This month Vulture will be publishing our critics’ year-end lists. Last week's lists included movies, albums, art, and video games. Today's all about comedy: the best sketches, specials, and podcasts.
1. "12 Angry Men Inside Amy Schumer," Inside Amy Schumer
The best sketch of the year opens with a judge telling a jury that they have an important task at hand, a shot of a solemn Amy Schumer (the defendant), and then a title card, set in front of 12 (angry) men slowly walking into a room, in lowercase (just like the film it's parodying):
12 angry men
inside amy schumer
It's a clever bit of phrasing that underlies what is so special about the episode: It's not just about the hypocrisy and bullshit of the patriarchy, but also how Schumer internalizes it. Insults and criticisms thrown at Schumer double as self-doubt, giving the episode a human, emotional undercurrent that pushes it beyond parody and satire.
Many of the themes and targets throughout the episode — how society values physical attractiveness in women above everything else, the double standard between male and female attractiveness, even the idea that men call her unattractive despite the fact that she can catch dick whenever she wants — are ones Schumer has explored in other places throughout the year. There are even jokes that show up here — like how Kevin James is allowed to exist — that also show up in her stand-up special. But nowhere has her comedic perspective been better articulated and, subsequently, funnier. By doing a 12 Angry Men parody, Schumer, who co-directed the episode, was able to approach the topic from a variety of points of view and use the characters' debate to show how absurd these societal norms are. She used every tool at her disposal — pitch-perfect visual parody, a brilliant cast — and the result is transcendent and laugh-out-loud funny. Amy Schumer had one of the greatest years a comedian has ever had, and this sketch should be remembered as the artistic pinnacle.
2. "A Town, a Gangster, a Festival," Documentary Now!
Over the last few years, with seemingly more sketch on the TV than ever, shows are pushing the definition of what a sketch, and a sketch show, can be. The first season of Seth Meyers, Fred Armisen, and Bill Hader's Documentary Now! might've pushed the form farther than it's ever been. Beyond being longer than traditional sketches, some episodes of Documentary Now! featured richer characters and worlds than you expect from a sketch (it helps that both Armisen and Hader have never been better). Still, at their core, these episodes (except the expansive two-part "Gentle and Soft" finale) are sketches in that there is a single premise that is being explored. "A Town, a Gangster, a Festival" was the most extraordinary of those explorations.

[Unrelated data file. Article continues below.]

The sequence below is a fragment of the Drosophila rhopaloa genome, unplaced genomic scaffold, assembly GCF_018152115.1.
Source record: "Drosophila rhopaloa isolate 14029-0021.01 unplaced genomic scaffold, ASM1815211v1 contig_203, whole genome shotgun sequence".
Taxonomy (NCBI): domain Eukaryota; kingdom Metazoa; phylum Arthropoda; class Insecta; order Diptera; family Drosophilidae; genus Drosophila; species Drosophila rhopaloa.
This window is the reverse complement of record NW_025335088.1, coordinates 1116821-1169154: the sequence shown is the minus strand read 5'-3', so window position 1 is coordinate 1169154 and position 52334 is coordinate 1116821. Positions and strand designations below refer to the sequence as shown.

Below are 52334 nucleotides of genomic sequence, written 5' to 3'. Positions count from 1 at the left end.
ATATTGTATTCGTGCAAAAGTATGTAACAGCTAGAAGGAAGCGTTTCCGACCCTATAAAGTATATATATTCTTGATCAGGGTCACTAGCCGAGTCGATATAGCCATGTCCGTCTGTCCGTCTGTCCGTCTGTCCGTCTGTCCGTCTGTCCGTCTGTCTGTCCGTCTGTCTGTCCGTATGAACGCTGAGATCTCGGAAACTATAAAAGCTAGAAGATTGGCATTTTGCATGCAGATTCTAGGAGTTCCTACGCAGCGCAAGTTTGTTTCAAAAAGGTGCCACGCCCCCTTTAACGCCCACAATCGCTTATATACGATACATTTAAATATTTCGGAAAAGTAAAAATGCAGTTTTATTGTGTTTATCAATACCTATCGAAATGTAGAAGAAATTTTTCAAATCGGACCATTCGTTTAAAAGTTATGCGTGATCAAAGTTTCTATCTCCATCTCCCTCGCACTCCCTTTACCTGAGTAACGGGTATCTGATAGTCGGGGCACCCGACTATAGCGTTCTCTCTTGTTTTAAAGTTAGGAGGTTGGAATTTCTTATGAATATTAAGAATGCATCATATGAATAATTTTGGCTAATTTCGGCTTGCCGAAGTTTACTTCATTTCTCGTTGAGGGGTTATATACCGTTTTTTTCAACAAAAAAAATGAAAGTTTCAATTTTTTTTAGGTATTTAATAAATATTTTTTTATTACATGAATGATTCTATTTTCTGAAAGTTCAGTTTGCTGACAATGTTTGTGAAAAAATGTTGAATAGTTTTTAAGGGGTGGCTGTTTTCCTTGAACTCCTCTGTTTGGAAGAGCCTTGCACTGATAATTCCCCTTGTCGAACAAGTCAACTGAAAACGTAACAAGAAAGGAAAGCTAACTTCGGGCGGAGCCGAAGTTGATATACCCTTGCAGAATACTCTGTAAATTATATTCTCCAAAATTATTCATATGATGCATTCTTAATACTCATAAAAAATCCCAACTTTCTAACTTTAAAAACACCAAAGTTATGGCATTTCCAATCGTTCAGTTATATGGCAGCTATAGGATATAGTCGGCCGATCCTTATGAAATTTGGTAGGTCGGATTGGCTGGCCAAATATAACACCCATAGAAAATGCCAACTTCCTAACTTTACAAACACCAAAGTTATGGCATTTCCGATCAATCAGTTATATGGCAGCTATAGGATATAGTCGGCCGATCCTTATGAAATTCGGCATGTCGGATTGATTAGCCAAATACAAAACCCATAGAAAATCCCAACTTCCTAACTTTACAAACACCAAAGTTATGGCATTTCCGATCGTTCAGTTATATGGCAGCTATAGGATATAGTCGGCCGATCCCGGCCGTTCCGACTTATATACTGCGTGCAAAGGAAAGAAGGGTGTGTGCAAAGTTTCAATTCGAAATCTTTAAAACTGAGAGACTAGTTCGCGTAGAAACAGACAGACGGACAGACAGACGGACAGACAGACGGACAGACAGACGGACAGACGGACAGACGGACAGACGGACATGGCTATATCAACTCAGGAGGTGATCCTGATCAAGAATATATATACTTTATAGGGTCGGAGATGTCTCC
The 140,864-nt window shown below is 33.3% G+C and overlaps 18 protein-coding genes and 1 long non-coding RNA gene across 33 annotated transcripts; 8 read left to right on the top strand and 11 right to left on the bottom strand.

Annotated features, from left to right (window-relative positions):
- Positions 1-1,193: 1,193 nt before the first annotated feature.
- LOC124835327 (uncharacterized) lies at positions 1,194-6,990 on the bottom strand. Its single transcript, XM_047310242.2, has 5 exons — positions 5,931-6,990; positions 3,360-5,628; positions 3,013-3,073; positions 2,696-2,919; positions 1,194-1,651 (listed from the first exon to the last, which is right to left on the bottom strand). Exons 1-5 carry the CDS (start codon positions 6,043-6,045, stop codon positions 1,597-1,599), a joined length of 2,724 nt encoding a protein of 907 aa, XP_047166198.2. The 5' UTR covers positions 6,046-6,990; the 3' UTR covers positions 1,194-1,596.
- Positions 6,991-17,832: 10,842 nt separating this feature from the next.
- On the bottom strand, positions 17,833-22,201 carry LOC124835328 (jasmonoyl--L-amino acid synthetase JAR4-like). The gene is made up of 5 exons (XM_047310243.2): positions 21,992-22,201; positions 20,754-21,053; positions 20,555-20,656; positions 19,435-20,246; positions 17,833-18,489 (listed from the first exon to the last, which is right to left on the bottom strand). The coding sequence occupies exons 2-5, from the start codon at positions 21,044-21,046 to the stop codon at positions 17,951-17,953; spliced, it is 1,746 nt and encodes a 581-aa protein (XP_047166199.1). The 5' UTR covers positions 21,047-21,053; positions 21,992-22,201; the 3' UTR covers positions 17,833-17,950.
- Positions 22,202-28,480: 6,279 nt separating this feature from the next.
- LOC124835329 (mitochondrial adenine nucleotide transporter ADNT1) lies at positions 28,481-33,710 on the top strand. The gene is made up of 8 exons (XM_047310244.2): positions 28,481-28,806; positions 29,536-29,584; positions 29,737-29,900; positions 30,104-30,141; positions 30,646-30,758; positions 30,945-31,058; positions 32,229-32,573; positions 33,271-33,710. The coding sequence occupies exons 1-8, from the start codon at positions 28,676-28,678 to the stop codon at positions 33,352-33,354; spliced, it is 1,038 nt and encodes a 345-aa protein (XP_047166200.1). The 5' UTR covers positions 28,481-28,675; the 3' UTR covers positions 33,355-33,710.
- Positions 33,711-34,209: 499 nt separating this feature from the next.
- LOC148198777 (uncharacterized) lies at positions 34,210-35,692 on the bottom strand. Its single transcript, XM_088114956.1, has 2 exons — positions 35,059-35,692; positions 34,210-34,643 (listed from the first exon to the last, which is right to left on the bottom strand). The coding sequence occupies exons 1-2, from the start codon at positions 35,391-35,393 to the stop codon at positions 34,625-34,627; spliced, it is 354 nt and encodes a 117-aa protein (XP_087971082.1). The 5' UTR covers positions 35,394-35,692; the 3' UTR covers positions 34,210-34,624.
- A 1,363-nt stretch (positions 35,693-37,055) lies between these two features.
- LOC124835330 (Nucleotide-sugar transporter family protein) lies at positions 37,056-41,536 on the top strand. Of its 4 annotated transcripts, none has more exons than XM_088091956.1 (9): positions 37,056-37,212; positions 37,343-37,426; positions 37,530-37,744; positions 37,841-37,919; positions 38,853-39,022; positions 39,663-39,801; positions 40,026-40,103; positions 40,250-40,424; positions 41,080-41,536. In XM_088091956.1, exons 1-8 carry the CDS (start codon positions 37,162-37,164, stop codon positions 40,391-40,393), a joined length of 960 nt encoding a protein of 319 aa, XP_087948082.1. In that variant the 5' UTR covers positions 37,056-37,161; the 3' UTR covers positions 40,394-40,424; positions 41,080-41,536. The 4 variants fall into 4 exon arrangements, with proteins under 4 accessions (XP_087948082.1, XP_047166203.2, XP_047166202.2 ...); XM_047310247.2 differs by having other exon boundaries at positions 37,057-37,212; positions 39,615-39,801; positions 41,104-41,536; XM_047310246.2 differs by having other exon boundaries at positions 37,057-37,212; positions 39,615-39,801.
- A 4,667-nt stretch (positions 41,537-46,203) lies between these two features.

As Meyers explained to me at New York Comic-Con earlier this year, the episode started with Armisen having the "Fred-est idea": What if there was a town in Iceland that had an annual Al Capone festival? In theory, it is supposed to be a send-up of how foreign countries have a love but not a full understanding of American culture, but the result is one of the most tonally unique pieces of comedy I have ever seen. Played 100 percent real, with an almost all-Icelandic cast, it just feels so much like a real documentary. The closest comparison I could think of is "This American Life," in the sort of quirky yet openhearted way it explores a minor story — except, again, it is completely fictionalized. It doesn't get the biggest laughs, but you consistently find yourself smiling at the grounded absurdity and periodically chuckling out of nowhere at how strange of a thing it is that you're watching.
3. "Temptations Reboot," Comedy Bang! Bang!
Comedy Bang! Bang!, a sketch-show/fake-talk-show hybrid, was responsible for the best-written sketch-sketch of the year. The sketch, which parodies jukebox musicals (kind of), plays with repetition and payoff masterfully, escalating and deescalating with every delayed payoff. "Temptations Reboot" is funnier than your standard anti-comedy-leaning sketch, which repeats the same dumb joke over and over until it's funny, largely because of the critics' quotes that run throughout. Where many shows would use this spot to undercut the premise of the sketch with quotes like, "Douglas Fartface of The New Yorker says, 'What the huh?'" CBB has the critics love the musical. It's small, but it makes all the difference, effectively continuing to heighten the premise until a truly perfect ending.
4. "Football Town Nights," Inside Amy Schumer
"Football Town Nights" finds Inside Amy Schumer again using a parody as a way into attacking a topic. As opposed to parodying Fright Night Lights for the sake of parodying Friday Night Lights, the show uses the vocabulary of the acclaimed high-school-football show to send up rape culture in high school and football. As the ridiculousness of Schumer's white wineglasses grows, so does the ridiculousness of the defenses for the prospective rapists. It is hilariously funny, brutally honest, and instantly quotable. As soon as it dropped, everyone and their mother was tweeting: "Clear Eyes, Full Hearts, Don't Rape."
5. "Wishin' Boot," Saturday Night Live